It is one thing to be a victim of the violent crime, but it is another to be continuously revictimized 24/7. Only the Internet now gives us the tools to do this to a victim of a violent crime, and this now puts a huge ethical question on public vrs private values on the chopping block.
EDITED, Sept 20, 2010:
I was part of a really good discussion yesterday with a couple of old buddies from the University. We talked about the sixteen year-old woman from Pitt Meadows, BC who was gang-rape, and asked why some of those images of the criminal act were posted on face-book by one of the perpetrators who participated in the rape. During the discussion, we came to the conclusion that the media must take some of the responsibility for the sudden viral distribution of the images as we concluded that “if it were not for the 64 news bites by CBC Radio on September 17, 2010, alone, the further victimization of the young girl would have been minimal.” One of the members of the group discussion, a forensic computer scientist, stated that “following up on Google’s Search Engine patterns,” he said, “there was a significant increase in Intranet traffic of people searching for those images.”
And just to reiterate: it is a criminal offence in Canada to download, possess and redistribute, any images of people under the ages of eighteen that is in a sexual manner. This is called child pornography.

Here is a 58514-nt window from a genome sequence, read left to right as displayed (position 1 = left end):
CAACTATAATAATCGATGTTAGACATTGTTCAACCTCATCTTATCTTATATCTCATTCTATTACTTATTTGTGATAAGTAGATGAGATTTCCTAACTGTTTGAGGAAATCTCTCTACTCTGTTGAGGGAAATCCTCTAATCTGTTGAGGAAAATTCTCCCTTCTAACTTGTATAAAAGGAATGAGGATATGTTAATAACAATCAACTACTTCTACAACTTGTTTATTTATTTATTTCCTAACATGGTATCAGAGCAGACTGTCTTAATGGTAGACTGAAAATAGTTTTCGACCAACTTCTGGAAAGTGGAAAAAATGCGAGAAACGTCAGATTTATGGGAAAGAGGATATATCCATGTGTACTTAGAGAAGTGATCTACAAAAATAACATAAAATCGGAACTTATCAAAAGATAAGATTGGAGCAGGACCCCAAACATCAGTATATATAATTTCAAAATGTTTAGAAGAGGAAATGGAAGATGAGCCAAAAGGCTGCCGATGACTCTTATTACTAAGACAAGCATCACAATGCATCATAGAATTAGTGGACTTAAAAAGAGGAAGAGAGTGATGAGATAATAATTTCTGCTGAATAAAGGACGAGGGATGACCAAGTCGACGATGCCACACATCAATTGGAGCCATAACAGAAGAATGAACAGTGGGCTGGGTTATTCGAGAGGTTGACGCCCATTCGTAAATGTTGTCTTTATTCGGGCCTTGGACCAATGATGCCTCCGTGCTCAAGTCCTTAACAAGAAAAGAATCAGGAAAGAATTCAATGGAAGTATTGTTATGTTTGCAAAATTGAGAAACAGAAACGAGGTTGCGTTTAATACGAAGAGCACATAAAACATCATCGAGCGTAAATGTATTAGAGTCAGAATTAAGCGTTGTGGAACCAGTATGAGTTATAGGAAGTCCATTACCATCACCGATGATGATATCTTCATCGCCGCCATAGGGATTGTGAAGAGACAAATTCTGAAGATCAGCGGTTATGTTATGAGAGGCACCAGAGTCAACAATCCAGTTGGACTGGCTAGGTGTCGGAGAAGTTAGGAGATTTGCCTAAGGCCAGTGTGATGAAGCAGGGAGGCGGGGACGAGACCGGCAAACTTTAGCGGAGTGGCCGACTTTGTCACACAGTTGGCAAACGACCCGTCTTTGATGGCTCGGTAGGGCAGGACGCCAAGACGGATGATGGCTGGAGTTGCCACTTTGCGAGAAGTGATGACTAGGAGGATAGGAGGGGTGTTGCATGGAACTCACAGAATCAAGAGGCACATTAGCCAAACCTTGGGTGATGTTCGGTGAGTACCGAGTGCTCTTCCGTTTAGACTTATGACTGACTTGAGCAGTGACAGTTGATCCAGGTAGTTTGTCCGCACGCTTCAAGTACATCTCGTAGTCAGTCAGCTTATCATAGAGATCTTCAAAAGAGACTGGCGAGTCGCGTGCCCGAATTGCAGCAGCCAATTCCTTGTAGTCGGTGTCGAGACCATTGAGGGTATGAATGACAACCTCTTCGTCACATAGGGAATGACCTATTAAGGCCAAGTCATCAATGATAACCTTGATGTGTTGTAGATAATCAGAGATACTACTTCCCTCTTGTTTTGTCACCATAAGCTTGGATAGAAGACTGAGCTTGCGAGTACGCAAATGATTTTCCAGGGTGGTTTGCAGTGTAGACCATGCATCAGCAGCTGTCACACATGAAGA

Another member from the group, a Sociologist, concluded that the media should be held countable for their part in the further victimization of the young woman, and he cited CTV and the CBC, and their affiliated radio stations as some of the most damaging for content. “The spectrum of the quality of the news that ran on this story was varied.” He pointed out that this was purely based on sensationalism, as the RCMP gave out little information, and the inferences made by the media were “troublesome,” in his opinion. He recommended that the parents of the victim may want to consider launching lawsuits for damages as the conduct of the various media outlets crossed ethical lines. Of course, that is up to the parents, as further legal fights just add to the further victimization of the you girl.
Freedom of the Internet also means “being controlled” at the same time. Consider the lack of power that law enforcement agencies have with regards to the Intranet. Once those images were posted, they are there for life, and then continue to spread like a virus. Once the network has taken those images after they have being uploaded, the RCMP cannot guarantee that they can expunged them from the public view. As we have seen in the past, even countries with totalitarian governments cannot control the Intranet. It is up to the public, those who add to the organic organism we call the “Net,” to exercise self control. Self policing is truly the only way we have of stopping the victimisation of this person.
ADDED Sept 20, 2010: Sadly this post has gotten some extremely negative feedback from one reader who obviously did not take the time to thoroughly read it. If you are wondering why I did not post your comments, it is becuase you need to present a better, more thoughtful constructed argument, rather than the seven words of profanities you gave me today. I encourage you to take the time and try again, and maybe people will listen to your ideas. I have underlined the area from which you failed to understand that answers your query from your first comment.